US Attorney General Jeff Sessions orders crackdown on drug traffickers

LOS ANGELES (KABC) -- A controversial new policy on prosecuting drug offenders announced by U.S. Attorney General Jeff Sessions could put more people behind bars and for a longer period of time.

The change by Sessions doesn't come as a surprise as he came to office promising to be tough on crime.

The former federal prosecutor who tried cases during the height of the crack epidemic directed his 5,000-plus assistant U.S. attorneys to zero in on drug traffickers.

"If you are drug trafficker, we will not look the other way, we will not be willfully blind to your misconduct," Sessions said.

In a one and a half page memo, Sessions overturned the so-called Smart on Crime initiative put in place during the Obama Administration.

That approach lessened sentences for some non-violent drug offenses in part of an effort to lower the number of people imprisoned and focus on rehabilitation.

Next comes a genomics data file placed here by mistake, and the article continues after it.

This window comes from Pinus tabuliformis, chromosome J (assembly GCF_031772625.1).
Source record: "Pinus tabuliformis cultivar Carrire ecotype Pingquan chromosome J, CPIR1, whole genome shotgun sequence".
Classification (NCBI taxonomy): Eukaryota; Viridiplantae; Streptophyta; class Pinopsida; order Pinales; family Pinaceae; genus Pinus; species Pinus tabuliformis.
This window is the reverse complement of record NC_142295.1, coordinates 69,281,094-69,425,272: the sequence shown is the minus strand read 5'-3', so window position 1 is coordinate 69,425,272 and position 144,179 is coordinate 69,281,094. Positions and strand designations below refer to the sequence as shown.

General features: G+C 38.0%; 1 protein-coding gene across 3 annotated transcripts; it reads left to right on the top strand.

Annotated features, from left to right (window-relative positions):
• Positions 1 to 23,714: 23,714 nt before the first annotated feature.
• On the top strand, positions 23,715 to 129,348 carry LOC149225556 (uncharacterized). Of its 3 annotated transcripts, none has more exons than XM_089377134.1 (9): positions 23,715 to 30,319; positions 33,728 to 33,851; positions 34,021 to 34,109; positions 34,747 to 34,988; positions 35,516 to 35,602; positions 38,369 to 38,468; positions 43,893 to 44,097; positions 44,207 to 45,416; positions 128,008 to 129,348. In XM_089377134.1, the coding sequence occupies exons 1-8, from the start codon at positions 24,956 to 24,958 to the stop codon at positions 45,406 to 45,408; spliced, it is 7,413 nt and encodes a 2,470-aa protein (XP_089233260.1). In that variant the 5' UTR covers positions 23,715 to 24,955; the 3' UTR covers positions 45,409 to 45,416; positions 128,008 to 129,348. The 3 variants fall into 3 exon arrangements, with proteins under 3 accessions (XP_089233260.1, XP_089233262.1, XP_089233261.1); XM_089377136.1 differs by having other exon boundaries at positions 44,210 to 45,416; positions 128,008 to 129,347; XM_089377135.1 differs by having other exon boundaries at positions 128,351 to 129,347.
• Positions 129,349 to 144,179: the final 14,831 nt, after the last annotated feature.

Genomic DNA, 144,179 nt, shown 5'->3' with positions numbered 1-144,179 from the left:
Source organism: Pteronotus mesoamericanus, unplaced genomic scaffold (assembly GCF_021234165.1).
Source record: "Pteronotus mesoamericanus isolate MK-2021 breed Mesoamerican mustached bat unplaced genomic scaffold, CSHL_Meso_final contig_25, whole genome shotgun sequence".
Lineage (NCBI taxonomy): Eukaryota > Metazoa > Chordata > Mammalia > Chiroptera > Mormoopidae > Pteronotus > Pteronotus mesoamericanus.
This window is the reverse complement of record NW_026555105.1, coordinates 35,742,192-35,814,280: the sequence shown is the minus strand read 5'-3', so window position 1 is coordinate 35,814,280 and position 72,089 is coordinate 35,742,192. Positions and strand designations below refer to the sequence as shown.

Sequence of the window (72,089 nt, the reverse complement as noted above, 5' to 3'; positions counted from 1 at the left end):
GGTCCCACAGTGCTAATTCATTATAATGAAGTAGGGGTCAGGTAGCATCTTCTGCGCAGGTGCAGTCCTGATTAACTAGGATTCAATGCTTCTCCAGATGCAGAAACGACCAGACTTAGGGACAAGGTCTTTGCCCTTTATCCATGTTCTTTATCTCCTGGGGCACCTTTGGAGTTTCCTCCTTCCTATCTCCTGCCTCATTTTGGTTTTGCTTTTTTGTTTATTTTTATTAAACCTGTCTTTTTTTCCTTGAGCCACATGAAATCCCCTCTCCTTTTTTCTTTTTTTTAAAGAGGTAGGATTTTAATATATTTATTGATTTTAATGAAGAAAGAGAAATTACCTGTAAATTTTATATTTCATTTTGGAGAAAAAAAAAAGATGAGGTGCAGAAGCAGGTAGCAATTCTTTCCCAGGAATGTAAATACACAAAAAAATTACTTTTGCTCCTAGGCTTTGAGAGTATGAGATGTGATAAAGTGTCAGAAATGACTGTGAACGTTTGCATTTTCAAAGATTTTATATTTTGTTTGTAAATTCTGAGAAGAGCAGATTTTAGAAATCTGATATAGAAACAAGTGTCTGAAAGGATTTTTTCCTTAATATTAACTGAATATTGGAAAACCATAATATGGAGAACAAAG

In fact, under President Barack Obama, the crime rate and incarceration rate both went down for the first time in 40 years.

In a reversal from the previous administration, Sessions ordered federal prosecutors to seek the most severe penalties available in drug cases.

"I trust our prosecutors in the field to make good judgements. They deserve to be unhandcuffed and not micromanaged from Washington," Sessions said.

Sessions' move generated criticism from Democrats and civil rights groups, who said it could lead to unnecessarily long sentences for non-violent offenders.

Former Attorney General Eric Holder called it an ideologically motivated, cookie cutter approach, stating it " not touch on crime. It is dumb on crime."

Congressman Adam Schiff, a former federal prosecutor, questioned whether tougher sentencing would be doled out fairly.

"Is the attorney general saying this in drug cases, but not in white collar cases? What about corruption cases? Is he also asking for the most serious charges there?" Schiff questioned.

But Sessions said drug crimes often lead to violent crimes.

"If you want to collect a drug debt, you can't file a lawsuit in court. You collect it with the barrel of a gun," Sessions said.

Schiff pointed out another concern about longer prison sentences perhaps leading to more prison overcrowding. Currently, nearly half of the federal prison population is already in custody for drug crimes.
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